When you read these résumés, you have two thoughts. First, this applicant is awesome. Second, there’s something completely flavorless here. This person has followed the cookie-cutter formula for what it means to be successful and you actually have no clue what the person is really like except for a high talent for social conformity. Either they have no desire to chart out an original life course or lack the courage to do so. Shy away from such people.

Bias hiring decisions toward dualists. The people you want to hire should have achieved some measure of conventional success, but they should have also engaged in some desperate lark that made no sense from a career or social status perspective. Maybe a person left a successful banking job to rescue the family dry-cleaning business in Akron. Maybe another had great grades at a fancy East Coast prep school but went off to a Christian college because she wanted a place to explore her values. These peoples have done at least one Deeply Unfashionable Thing. Such people have intrinsic motivation, native curiosity and social courage.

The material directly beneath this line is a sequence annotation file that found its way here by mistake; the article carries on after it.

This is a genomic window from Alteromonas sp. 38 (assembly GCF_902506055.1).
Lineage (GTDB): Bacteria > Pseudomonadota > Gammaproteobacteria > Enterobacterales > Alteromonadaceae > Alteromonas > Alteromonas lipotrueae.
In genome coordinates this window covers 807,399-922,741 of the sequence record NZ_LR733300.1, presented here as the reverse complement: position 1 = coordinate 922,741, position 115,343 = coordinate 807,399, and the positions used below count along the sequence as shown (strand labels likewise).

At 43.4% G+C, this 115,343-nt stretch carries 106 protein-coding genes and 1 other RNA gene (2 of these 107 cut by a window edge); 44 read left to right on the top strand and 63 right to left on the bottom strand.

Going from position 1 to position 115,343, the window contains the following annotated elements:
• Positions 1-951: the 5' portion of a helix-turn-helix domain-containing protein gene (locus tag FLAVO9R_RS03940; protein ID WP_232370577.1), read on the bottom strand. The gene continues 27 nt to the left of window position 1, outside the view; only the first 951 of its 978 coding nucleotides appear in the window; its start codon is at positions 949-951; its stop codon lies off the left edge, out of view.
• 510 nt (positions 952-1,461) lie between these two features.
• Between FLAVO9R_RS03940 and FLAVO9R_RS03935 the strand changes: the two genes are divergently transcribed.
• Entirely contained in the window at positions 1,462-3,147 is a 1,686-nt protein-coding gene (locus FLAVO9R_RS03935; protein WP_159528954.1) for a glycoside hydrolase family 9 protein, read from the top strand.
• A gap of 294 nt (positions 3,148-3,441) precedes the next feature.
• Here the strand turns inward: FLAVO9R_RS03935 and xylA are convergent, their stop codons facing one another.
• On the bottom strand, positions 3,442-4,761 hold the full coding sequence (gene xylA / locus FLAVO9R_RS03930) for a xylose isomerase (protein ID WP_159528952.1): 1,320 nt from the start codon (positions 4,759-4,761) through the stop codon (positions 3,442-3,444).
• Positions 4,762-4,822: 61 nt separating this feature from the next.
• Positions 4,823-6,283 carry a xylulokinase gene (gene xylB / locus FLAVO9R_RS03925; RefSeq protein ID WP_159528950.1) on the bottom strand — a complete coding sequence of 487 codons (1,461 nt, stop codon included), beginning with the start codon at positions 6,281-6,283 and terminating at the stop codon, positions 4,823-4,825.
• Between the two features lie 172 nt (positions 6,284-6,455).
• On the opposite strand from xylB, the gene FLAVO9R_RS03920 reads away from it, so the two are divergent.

Bias toward truth-tellers. I recently ran into a fellow who hires a lot of people. He said he asks the following question during each interview. “Could you describe a time when you told the truth and it hurt you?” If the interviewee can’t immediately come up with an episode, there may be a problem here.

Don’t mindlessly favor people with high G.P.A.s. Students who get straight As have an ability to prudentially master their passions so they can achieve proficiency across a range of subjects. But you probably want employees who are relentlessly dedicated to one subject. In school, those people often got As in subjects they were passionate about but got Bs in subjects that did not arouse their imagination.